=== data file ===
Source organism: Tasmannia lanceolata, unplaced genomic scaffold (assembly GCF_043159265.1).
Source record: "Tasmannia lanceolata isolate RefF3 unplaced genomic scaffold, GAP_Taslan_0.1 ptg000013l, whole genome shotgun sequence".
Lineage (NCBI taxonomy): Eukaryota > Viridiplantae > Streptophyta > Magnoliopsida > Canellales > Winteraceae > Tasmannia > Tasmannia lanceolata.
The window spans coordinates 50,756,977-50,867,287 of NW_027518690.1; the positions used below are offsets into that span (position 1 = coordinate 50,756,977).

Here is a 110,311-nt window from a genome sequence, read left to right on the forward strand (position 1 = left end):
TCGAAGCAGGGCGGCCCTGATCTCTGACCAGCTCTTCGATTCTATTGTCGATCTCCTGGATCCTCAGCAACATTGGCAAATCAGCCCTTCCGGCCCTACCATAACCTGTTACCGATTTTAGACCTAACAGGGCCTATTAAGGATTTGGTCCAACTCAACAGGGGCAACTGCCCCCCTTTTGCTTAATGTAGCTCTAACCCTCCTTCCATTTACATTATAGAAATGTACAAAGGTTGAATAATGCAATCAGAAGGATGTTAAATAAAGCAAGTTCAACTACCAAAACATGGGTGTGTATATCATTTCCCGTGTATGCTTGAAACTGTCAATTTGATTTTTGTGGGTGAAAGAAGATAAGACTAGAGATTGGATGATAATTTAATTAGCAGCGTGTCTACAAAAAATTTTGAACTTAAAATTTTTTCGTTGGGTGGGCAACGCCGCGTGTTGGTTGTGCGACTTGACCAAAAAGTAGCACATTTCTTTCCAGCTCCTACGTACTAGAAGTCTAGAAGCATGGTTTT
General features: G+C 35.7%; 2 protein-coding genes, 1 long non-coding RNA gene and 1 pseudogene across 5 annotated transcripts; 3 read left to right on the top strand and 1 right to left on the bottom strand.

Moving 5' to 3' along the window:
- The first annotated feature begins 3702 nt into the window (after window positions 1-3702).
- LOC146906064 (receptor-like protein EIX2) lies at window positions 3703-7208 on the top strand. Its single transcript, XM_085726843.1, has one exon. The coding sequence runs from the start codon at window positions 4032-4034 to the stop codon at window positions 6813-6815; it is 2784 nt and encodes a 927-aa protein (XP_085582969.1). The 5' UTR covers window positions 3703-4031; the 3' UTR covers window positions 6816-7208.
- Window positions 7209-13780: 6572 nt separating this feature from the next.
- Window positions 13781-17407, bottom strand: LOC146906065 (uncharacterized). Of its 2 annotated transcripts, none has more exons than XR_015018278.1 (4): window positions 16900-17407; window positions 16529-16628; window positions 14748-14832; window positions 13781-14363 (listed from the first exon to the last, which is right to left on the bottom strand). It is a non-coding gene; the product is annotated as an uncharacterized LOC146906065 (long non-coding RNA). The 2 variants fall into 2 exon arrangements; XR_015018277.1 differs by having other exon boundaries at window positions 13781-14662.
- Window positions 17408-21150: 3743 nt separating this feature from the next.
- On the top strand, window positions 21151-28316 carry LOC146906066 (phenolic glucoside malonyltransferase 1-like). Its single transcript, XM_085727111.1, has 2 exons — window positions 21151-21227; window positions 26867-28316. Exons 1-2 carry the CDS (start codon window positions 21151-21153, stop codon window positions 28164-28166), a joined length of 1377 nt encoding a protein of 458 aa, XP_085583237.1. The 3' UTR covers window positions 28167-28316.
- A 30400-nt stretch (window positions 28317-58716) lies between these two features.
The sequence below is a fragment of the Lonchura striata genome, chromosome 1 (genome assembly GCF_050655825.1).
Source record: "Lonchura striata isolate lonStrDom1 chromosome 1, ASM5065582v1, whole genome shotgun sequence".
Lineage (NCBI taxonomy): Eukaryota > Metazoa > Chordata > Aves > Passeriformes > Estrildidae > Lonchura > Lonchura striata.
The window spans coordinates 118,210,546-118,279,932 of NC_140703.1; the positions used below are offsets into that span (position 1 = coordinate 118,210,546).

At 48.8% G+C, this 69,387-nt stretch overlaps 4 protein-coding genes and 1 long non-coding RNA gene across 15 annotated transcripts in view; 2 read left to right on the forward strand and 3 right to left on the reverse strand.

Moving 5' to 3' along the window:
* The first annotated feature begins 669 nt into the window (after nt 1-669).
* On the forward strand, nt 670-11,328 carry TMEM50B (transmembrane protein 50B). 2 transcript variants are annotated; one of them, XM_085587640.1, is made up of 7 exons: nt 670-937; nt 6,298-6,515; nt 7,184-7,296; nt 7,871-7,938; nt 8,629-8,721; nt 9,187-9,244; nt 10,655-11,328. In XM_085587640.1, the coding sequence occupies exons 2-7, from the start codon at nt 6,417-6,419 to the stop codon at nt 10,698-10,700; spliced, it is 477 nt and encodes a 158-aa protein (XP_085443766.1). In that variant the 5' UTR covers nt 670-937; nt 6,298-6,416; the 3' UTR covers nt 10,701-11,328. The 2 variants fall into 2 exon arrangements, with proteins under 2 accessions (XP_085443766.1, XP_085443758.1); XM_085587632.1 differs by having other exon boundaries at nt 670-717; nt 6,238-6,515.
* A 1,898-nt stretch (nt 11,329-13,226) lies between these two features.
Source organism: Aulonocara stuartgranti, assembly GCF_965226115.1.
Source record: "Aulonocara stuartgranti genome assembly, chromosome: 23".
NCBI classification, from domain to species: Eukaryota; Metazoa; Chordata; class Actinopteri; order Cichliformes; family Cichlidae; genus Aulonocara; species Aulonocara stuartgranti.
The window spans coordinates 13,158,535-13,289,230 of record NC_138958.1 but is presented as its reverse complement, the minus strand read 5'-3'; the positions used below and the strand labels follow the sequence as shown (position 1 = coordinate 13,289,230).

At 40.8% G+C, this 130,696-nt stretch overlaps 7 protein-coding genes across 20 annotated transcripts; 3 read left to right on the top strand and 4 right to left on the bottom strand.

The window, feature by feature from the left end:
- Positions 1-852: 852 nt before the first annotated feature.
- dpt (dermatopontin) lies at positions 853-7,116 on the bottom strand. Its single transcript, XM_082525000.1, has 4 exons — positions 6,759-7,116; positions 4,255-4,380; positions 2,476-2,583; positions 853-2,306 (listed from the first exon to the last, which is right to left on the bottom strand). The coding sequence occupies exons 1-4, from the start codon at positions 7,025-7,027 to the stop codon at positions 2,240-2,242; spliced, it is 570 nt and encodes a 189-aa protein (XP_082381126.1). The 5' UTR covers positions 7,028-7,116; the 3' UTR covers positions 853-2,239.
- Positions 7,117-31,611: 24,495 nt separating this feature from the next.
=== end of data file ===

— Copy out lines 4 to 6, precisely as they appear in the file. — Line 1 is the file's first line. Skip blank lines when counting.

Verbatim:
The window spans coordinates 50,756,977-50,867,287 of NW_027518690.1; the positions used below are offsets into that span (position 1 = coordinate 50,756,977).

Here is a 110,311-nt window from a genome sequence, read left to right on the forward strand (position 1 = left end):
TCGAAGCAGGGCGGCCCTGATCTCTGACCAGCTCTTCGATTCTATTGTCGATCTCCTGGATCCTCAGCAACATTGGCAAATCAGCCCTTCCGGCCCTACCATAACCTGTTACCGATTTTAGACCTAACAGGGCCTATTAAGGATTTGGTCCAACTCAACAGGGGCAACTGCCCCCCTTTTGCTTAATGTAGCTCTAACCCTCCTTCCATTTACATTATAGAAATGTACAAAGGTTGAATAATGCAATCAGAAGGATGTTAAATAAAGCAAGTTCAACTACCAAAACATGGGTGTGTATATCATTTCCCGTGTATGCTTGAAACTGTCAATTTGATTTTTGTGGGTGAAAGAAGATAAGACTAGAGATTGGATGATAATTTAATTAGCAGCGTGTCTACAAAAAATTTTGAACTTAAAATTTTTTCGTTGGGTGGGCAACGCCGCGTGTTGGTTGTGCGACTTGACCAAAAAGTAGCACATTTCTTTCCAGCTCCTACGTACTAGAAGTCTAGAAGCATGGTTTT